Ash Wednesday Marks The Start of Fasting for Millions

Ash Wednesday and Fasting
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Today is Ash Wednesday, the beginning of Lent, a time when millions of Christians around the world begin a season of repentance and introspection. In honor of the season, many will fast or give up foods like meat, alcohol and sweets for part or all of the next forty days.

Lent, derived from the Anglo-Saxon word "lenten" or spring, begins on the seventh Sunday before Easter and continues for the forty weekdays until Good Friday. It is a time of sparse colors and little warmth, in which Christians consider the forty days Jesus spent in the wilderness and offer prayer, charity and repentance for the previous year.

The name "Ash Wednesday" comes from the practice of anointing the forehead with ashes on the first day of Lent as a symbol of humility and sorrow. On Ash Wednesday, Church-goers consider the meaning of their faith and the changes they can make to improve their world and be better people.

The fasting of Lent conveniently coincides with both the beginning of spring - a time when cleansing the body is considered healthy – and with the end of winter, when food luxuries like meat, sugar, and alcohol might be scarce in traditional cultures.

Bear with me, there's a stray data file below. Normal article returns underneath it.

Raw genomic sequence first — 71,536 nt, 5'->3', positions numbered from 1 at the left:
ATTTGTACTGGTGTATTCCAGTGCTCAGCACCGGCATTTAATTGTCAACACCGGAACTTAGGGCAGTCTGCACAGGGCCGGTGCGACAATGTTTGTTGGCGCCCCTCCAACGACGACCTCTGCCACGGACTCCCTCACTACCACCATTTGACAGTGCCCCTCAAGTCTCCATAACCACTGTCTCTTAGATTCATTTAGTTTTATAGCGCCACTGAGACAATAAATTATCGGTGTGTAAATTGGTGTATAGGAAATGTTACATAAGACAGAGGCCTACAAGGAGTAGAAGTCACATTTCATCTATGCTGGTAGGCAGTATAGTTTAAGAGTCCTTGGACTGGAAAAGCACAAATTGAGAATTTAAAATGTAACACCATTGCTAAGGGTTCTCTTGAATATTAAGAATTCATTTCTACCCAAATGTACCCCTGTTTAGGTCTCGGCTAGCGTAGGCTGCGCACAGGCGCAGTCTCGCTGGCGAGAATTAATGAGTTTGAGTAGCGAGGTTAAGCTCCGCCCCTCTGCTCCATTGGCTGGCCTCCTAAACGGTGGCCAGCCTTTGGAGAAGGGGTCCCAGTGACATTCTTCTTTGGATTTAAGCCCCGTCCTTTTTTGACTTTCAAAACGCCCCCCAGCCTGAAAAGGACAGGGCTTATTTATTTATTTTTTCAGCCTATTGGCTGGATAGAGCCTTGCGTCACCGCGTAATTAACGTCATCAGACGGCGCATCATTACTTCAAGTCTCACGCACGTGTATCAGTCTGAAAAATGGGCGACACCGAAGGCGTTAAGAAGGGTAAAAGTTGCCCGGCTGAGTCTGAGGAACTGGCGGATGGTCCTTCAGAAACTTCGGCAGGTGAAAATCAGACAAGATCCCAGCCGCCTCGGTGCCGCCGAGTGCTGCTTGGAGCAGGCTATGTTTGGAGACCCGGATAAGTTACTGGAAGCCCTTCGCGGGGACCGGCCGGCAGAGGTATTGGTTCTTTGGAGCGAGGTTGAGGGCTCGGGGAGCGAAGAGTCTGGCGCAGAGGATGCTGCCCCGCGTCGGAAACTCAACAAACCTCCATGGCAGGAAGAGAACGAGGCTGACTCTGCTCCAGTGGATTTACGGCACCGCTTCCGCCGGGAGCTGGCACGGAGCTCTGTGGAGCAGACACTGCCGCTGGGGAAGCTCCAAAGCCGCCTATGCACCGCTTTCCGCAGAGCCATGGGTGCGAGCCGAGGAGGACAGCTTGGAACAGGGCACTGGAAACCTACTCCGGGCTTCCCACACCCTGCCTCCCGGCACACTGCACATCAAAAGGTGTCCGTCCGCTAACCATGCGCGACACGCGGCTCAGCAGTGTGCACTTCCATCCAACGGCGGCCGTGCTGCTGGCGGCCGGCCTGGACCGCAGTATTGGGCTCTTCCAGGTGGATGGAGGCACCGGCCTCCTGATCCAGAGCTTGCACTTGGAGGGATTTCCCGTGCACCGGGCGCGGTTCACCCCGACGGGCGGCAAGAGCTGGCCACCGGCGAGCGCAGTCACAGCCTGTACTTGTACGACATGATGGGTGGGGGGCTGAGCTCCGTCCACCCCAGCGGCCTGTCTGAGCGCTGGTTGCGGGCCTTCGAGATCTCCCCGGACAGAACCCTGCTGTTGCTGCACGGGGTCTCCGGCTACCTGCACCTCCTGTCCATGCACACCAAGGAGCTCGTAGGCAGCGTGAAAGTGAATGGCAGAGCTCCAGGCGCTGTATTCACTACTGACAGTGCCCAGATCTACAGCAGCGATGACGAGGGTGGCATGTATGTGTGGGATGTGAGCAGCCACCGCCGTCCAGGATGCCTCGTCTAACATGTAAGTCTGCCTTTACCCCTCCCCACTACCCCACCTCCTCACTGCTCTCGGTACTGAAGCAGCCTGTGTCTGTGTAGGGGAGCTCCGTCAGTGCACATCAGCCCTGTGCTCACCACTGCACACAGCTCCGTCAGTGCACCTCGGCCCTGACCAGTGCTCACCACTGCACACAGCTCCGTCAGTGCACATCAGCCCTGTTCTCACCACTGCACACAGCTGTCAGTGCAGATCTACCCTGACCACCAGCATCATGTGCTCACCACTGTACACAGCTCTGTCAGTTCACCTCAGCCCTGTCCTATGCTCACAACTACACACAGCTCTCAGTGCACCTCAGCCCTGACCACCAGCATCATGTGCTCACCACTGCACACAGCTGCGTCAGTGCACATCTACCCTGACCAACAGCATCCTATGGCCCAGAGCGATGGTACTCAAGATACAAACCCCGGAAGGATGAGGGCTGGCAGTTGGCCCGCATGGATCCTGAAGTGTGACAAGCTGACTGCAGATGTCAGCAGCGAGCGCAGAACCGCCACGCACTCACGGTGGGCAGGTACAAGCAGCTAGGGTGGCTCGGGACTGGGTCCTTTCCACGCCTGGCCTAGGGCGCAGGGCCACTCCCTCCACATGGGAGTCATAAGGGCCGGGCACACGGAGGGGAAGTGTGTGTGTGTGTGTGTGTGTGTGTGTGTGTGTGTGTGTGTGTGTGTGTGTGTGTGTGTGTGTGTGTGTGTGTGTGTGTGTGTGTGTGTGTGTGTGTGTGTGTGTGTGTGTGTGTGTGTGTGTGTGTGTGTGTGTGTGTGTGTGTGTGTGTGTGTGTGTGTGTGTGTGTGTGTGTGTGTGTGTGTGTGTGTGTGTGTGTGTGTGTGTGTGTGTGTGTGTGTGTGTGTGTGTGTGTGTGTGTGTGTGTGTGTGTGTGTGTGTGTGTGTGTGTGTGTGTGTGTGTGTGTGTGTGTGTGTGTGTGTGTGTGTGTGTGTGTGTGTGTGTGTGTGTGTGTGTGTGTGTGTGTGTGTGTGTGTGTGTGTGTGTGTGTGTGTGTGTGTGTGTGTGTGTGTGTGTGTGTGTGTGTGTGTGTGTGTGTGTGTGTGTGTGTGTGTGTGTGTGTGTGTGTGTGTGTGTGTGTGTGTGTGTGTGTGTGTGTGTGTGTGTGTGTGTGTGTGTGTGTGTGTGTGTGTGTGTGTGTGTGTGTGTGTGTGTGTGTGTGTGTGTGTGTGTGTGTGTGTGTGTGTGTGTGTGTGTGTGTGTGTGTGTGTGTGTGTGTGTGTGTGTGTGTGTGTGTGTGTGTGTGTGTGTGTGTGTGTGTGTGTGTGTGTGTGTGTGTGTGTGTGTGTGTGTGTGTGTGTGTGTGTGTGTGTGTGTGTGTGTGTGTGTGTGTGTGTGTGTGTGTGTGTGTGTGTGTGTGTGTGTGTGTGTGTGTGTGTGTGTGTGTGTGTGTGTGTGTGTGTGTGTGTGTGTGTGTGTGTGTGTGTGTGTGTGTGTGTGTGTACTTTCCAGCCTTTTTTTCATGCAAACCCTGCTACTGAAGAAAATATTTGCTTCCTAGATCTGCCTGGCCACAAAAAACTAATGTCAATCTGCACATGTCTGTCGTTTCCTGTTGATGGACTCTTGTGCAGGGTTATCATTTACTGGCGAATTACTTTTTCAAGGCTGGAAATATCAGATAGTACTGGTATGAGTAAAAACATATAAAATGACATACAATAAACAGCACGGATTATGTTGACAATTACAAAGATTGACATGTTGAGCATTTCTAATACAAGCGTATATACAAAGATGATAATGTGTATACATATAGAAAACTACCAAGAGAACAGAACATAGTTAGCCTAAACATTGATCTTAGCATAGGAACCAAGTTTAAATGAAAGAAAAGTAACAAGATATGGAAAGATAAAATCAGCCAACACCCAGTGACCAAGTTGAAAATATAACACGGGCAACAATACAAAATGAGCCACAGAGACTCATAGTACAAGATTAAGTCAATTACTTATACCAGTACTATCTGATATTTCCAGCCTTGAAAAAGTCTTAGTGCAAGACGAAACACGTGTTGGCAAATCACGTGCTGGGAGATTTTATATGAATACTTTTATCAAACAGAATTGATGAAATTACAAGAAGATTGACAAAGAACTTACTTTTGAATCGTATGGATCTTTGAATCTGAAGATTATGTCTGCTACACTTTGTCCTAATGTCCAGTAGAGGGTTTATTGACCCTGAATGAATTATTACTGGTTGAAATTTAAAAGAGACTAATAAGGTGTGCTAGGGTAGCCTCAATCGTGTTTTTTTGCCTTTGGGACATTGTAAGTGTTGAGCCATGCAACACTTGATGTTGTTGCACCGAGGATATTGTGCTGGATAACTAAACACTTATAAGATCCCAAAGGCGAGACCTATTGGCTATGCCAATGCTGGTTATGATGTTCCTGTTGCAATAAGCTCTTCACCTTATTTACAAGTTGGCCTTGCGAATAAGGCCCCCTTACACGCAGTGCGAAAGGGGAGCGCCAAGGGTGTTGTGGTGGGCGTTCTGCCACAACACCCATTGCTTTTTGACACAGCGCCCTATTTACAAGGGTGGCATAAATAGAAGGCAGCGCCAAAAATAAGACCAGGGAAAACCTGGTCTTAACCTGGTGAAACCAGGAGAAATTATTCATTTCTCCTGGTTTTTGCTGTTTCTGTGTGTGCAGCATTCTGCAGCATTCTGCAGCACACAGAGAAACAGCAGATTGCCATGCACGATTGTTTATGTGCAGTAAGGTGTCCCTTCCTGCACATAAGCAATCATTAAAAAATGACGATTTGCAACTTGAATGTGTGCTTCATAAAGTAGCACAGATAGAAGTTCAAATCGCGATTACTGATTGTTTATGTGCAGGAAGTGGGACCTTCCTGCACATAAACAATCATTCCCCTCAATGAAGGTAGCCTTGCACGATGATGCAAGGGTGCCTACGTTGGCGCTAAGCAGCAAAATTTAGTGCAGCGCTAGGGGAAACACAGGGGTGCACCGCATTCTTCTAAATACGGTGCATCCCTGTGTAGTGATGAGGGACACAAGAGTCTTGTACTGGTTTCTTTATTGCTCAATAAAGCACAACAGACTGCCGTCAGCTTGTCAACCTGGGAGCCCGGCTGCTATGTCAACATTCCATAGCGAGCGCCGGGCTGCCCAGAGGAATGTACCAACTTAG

Fasting can be either helpful or harmful to health, depending how the fast is done.

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Five tips for a safe, healthy fasting:

1. Keep drinking water. Eliminating rich or sugary foods from your diet can cause headaches or fatigue as your body starts to naturally cleanse. Water is vital in preventing headaches and easing this process. Going without food – or without certain foods – doesn't mean you have to go thirsty.

2. Replace food cravings for sweets with something that will satisfy that craving in a healthy way – for instance, replace candy or chocolate with fresh or dried fruits, which are loaded with natural sugars.

3. Take one piece at a time. Eliminating temptations a little piece at a time is a lot easier than dropping a whole load of bad food habits at once. Easing up to a fast is generally considered a good idea, or beginning the fast gradually by weaning yourself off one bad food habit per week.

4. Don't go on an intense fast if you're a competing athlete, pregnant, breastfeeding, or sick. There's no harm in eliminating small luxuries from your diet for religious purposes, such as Lent, but don't feel that you need go to all the way with a fast if it endangers your health.

5. Fasting is easier if you have company. So get involved in a Church community, or get a friend or family member to fast with you.

Sources:
The Toronto Star, "The long fast begins," February 25, 2009.
The Voice, "The Season of Lent," 2008.

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